We might think, “It is right; I have to practice Dharma in this lifetime because human life is precious and hard to obtain. But first I should make some money, travel, wait until my children grow up, or wait until another day for whatever reason.” Of this the Buddha said that life is impermanent. It is as impermanent as the clouds of autumn; they appear in the sky one moment and disappear the next.

There is a very beautiful parable by Gongthang Tempe Drönme. One day a man fell off a cliff. Halfway down the steep, rocky slope there was a tuft of grass growing, which the man was able to grasp to stop his fall. He hung onto the grass with all his might, for if he were to let go, he would die.

Then, as he clung to it, a white mouse came and started to nibble on a bit of the grass. Later, a black mouse arrived and ate a bit more of the grass. Gradually, the mice kept nibbling at the grass that the man was clutching—first the white mouse, then the black, then the white again—until finally, when one of the mice gnawed through the last blade of grass, the man slipped off the rock and fell down the cliff to his death.

In this parable, the white mouse represents day, the black one night. The man is really dying from the beginning and is just temporarily hanging on. Day comes and exhausts itself; then night comes and exhausts itself. Then, at last, death arrives.

In the same way, we too are just waiting or hanging on until death comes, since that is our ultimate destiny. We are here not to live, but to die. But even so, we do not really think or care about it.

Like a shooting arrow, the speed of life is moving very fast toward its target, which is death. We do not even realize this truth. While it is not obvious that there are such things as karma, rebirth, and realization because we cannot readily see or know them, the certainty of death is right in front of our eyes, yet it is still shocking for us to realize it.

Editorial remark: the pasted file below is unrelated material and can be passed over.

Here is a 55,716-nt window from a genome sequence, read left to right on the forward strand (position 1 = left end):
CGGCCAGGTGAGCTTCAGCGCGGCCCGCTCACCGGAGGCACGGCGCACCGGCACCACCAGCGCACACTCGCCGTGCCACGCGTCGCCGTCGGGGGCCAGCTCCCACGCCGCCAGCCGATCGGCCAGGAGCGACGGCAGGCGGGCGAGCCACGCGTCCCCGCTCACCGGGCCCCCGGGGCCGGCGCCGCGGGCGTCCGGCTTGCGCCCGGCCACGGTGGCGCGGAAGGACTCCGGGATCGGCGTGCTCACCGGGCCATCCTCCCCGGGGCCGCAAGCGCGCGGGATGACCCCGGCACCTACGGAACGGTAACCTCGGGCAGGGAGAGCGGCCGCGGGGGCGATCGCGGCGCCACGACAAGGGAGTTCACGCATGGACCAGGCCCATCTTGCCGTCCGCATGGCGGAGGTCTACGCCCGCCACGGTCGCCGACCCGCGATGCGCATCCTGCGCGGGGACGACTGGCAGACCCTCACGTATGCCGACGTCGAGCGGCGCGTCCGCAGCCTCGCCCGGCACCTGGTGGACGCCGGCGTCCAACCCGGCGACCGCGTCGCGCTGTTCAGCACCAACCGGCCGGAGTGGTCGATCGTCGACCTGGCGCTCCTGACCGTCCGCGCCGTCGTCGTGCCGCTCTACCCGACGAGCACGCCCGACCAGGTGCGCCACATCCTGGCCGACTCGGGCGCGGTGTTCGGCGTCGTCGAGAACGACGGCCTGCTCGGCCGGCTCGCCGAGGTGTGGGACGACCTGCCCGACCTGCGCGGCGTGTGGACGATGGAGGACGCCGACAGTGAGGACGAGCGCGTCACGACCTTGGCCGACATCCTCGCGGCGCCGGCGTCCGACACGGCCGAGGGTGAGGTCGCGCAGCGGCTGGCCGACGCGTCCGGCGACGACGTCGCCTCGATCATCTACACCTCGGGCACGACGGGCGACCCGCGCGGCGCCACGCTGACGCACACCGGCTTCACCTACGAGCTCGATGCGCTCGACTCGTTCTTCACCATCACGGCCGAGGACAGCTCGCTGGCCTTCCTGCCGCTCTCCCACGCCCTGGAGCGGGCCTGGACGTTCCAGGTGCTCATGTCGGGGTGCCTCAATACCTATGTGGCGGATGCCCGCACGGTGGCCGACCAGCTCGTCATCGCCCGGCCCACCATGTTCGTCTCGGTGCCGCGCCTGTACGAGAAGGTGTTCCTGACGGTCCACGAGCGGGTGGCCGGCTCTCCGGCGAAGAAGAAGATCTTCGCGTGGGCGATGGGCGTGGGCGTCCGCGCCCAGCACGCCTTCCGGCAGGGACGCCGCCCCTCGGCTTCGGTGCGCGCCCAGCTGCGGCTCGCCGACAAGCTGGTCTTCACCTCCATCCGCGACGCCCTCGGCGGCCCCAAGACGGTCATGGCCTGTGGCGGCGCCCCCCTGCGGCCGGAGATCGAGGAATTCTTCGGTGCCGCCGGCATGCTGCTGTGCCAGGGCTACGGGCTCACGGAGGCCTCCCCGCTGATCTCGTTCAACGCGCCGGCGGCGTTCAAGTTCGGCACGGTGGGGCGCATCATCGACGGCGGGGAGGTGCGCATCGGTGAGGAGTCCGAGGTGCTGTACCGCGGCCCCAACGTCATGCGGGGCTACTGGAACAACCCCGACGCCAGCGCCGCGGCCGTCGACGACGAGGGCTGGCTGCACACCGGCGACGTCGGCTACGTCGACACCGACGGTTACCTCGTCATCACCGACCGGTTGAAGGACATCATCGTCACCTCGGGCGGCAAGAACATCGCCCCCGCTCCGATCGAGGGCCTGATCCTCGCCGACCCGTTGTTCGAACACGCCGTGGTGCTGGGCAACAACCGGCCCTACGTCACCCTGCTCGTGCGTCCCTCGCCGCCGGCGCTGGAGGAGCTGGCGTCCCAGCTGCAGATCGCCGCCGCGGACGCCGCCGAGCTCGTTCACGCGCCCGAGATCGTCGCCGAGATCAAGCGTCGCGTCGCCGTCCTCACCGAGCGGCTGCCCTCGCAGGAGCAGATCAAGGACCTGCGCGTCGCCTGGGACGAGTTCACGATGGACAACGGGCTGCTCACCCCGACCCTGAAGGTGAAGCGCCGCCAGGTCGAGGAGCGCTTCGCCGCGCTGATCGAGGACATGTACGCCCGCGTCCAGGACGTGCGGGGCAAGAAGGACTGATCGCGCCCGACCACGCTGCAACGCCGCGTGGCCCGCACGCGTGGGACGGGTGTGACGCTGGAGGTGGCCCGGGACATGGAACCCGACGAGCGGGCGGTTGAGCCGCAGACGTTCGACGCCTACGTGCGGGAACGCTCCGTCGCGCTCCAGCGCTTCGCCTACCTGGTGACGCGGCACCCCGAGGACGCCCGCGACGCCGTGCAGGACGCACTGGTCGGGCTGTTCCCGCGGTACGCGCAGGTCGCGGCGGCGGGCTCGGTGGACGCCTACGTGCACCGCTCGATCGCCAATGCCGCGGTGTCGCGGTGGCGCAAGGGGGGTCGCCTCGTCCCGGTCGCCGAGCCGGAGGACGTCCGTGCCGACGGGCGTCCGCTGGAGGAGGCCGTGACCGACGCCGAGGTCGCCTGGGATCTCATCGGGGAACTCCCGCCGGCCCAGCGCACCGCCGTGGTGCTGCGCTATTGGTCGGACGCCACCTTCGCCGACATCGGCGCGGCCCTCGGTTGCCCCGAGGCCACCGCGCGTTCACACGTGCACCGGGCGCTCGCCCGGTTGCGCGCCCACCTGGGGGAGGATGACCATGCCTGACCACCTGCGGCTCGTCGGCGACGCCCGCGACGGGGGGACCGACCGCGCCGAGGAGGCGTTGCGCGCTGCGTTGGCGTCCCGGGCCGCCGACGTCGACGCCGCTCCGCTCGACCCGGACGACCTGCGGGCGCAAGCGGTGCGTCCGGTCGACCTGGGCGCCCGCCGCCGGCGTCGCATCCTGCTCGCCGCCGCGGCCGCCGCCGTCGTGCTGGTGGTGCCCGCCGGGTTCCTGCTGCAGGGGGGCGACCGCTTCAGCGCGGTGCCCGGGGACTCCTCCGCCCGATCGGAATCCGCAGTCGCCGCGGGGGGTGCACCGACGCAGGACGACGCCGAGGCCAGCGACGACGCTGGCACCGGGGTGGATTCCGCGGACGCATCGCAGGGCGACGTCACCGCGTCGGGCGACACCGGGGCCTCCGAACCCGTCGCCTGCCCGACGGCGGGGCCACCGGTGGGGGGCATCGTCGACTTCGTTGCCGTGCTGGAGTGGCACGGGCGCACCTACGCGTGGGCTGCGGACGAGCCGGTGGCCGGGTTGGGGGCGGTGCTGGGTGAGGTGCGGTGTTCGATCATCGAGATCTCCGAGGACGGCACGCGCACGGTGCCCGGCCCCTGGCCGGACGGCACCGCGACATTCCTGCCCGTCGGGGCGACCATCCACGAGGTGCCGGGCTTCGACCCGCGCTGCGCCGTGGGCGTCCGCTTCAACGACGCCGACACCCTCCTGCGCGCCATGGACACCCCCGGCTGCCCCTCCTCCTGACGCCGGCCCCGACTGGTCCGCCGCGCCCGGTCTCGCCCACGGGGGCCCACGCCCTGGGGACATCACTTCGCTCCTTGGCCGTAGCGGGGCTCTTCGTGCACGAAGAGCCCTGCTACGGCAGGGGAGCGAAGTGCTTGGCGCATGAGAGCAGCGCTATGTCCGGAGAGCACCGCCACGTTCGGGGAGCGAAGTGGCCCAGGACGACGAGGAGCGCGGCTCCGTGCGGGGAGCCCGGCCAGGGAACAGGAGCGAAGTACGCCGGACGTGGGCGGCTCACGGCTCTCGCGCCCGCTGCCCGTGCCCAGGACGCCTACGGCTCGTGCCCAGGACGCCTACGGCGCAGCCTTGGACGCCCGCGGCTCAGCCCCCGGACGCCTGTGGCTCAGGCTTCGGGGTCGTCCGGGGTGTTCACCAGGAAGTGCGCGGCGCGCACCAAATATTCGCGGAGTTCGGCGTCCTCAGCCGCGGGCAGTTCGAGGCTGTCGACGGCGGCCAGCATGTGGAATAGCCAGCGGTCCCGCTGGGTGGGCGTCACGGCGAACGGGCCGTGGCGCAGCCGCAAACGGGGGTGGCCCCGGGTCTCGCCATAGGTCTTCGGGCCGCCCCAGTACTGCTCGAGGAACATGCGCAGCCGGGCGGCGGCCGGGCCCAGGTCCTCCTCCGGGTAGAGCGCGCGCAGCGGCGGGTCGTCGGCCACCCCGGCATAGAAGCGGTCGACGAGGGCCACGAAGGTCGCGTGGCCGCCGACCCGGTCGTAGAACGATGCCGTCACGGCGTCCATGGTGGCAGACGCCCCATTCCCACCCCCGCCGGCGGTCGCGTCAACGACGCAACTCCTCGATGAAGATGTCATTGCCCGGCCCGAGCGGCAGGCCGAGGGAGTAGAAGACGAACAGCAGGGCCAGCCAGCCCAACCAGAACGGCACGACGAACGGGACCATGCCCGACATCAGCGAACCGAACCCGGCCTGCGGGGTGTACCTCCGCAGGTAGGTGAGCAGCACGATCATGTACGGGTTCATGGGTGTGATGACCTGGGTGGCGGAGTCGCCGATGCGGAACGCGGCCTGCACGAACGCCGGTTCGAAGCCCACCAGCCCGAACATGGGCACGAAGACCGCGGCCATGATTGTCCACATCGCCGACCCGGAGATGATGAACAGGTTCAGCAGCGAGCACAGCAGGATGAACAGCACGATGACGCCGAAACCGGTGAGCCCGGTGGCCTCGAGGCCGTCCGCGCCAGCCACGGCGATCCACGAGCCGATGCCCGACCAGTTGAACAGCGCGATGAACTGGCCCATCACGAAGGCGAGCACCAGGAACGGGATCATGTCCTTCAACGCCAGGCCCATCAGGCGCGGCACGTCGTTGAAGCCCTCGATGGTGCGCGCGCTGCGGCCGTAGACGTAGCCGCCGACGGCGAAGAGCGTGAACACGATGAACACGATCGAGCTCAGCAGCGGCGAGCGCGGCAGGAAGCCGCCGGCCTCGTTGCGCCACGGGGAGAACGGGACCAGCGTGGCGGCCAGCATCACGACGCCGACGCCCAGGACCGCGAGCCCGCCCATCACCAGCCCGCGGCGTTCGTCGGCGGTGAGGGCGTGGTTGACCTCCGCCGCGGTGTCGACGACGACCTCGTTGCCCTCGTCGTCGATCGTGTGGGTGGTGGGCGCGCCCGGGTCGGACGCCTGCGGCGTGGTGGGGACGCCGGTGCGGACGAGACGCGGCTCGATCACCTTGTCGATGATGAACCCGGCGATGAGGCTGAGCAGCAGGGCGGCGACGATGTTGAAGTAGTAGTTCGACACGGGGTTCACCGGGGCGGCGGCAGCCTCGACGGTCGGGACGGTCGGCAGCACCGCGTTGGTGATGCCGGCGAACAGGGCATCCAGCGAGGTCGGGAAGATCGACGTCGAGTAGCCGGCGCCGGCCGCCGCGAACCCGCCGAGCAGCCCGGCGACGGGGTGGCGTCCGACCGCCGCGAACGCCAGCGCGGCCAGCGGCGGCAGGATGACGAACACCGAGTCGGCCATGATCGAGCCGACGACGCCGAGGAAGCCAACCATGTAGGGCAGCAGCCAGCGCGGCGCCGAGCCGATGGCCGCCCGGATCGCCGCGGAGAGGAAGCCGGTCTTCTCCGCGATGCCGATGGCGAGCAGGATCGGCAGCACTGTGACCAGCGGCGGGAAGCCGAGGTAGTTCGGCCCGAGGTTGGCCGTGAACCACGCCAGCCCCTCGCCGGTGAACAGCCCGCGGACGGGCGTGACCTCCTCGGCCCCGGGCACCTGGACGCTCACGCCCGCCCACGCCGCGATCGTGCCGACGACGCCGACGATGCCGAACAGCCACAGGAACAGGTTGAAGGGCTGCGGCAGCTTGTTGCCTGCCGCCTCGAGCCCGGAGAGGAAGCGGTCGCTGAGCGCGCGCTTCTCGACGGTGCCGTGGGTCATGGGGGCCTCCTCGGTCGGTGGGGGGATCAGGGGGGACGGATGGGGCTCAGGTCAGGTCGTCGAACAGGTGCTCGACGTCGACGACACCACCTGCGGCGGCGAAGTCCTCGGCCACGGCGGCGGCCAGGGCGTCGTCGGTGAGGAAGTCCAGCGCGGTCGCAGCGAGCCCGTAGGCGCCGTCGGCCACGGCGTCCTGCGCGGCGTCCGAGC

The Buddha said:

The three worlds are impermanent, like the clouds of autumn.

The births and deaths of beings are like watching a dance.

The speed of human lives is like lightning in the sky.

It passes swiftly as a stream down a steep mountain.

If we watch a dance, first we can see the dancers’ faces, next their backs, and then their faces again. In the same way, today we die, tomorrow we take rebirth, and the next day we die again.

Our lives are moving so fast that we are not able to postpone even a single moment as we go straight from birth to death, without realizing it.

If we think we will wait until tomorrow to practice we are fooling ourselves, since we are just hanging on a cliff. So we must start our practice today, and not even today, but right now.

(Source: Thondup, Tulku. Enlightened Journey: Buddhist Practice as Daily Life. Shambhala. Kindle Edition.)

Impermanence and Death
Death has a way of focusing the mind as practically nothing else does. When we contemplate our mortality and the impermanence of life, it is hard not to feel a sense of urgency to make the most of our precious human life. Understanding the principle of impermanence makes us realistic about life’s true characteristics and inspires us to improve without wasting a moment.
(Tulku Thondup)